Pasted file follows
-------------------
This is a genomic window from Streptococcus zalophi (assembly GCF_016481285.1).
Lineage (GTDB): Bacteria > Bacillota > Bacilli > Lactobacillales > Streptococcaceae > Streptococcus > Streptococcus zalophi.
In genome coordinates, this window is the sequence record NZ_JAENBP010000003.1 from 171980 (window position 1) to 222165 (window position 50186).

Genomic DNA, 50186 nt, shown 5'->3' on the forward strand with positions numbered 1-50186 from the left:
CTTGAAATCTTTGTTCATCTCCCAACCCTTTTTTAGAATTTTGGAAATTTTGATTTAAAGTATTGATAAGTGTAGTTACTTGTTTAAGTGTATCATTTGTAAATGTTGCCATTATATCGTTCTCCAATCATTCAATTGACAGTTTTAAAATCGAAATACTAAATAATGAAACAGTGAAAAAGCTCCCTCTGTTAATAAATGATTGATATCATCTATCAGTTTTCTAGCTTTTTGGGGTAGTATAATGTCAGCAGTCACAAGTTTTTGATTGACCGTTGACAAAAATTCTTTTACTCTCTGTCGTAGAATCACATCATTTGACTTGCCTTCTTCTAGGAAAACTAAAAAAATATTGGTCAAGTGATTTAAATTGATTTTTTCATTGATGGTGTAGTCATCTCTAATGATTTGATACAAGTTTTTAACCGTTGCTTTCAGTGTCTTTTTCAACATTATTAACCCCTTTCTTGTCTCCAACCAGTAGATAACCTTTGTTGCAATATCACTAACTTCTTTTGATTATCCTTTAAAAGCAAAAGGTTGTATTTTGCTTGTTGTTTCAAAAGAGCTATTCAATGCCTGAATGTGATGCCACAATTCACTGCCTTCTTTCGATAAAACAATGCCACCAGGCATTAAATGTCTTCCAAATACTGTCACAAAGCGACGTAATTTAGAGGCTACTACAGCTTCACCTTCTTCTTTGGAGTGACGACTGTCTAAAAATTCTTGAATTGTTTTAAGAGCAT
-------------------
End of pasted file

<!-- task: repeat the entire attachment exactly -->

This is a genomic window from Streptococcus zalophi (assembly GCF_016481285.1).
Lineage (GTDB): Bacteria > Bacillota > Bacilli > Lactobacillales > Streptococcaceae > Streptococcus > Streptococcus zalophi.
In genome coordinates, this window is the sequence record NZ_JAENBP010000003.1 from 171980 (window position 1) to 222165 (window position 50186).

Genomic DNA, 50186 nt, shown 5'->3' on the forward strand with positions numbered 1-50186 from the left:
CTTGAAATCTTTGTTCATCTCCCAACCCTTTTTTAGAATTTTGGAAATTTTGATTTAAAGTATTGATAAGTGTAGTTACTTGTTTAAGTGTATCATTTGTAAATGTTGCCATTATATCGTTCTCCAATCATTCAATTGACAGTTTTAAAATCGAAATACTAAATAATGAAACAGTGAAAAAGCTCCCTCTGTTAATAAATGATTGATATCATCTATCAGTTTTCTAGCTTTTTGGGGTAGTATAATGTCAGCAGTCACAAGTTTTTGATTGACCGTTGACAAAAATTCTTTTACTCTCTGTCGTAGAATCACATCATTTGACTTGCCTTCTTCTAGGAAAACTAAAAAAATATTGGTCAAGTGATTTAAATTGATTTTTTCATTGATGGTGTAGTCATCTCTAATGATTTGATACAAGTTTTTAACCGTTGCTTTCAGTGTCTTTTTCAACATTATTAACCCCTTTCTTGTCTCCAACCAGTAGATAACCTTTGTTGCAATATCACTAACTTCTTTTGATTATCCTTTAAAAGCAAAAGGTTGTATTTTGCTTGTTGTTTCAAAAGAGCTATTCAATGCCTGAATGTGATGCCACAATTCACTGCCTTCTTTCGATAAAACAATGCCACCAGGCATTAAATGTCTTCCAAATACTGTCACAAAGCGACGTAATTTAGAGGCTACTACAGCTTCACCTTCTTCTTTGGAGTGACGACTGTCTAAAAATTCTTGAATTGTTTTAAGAGCAT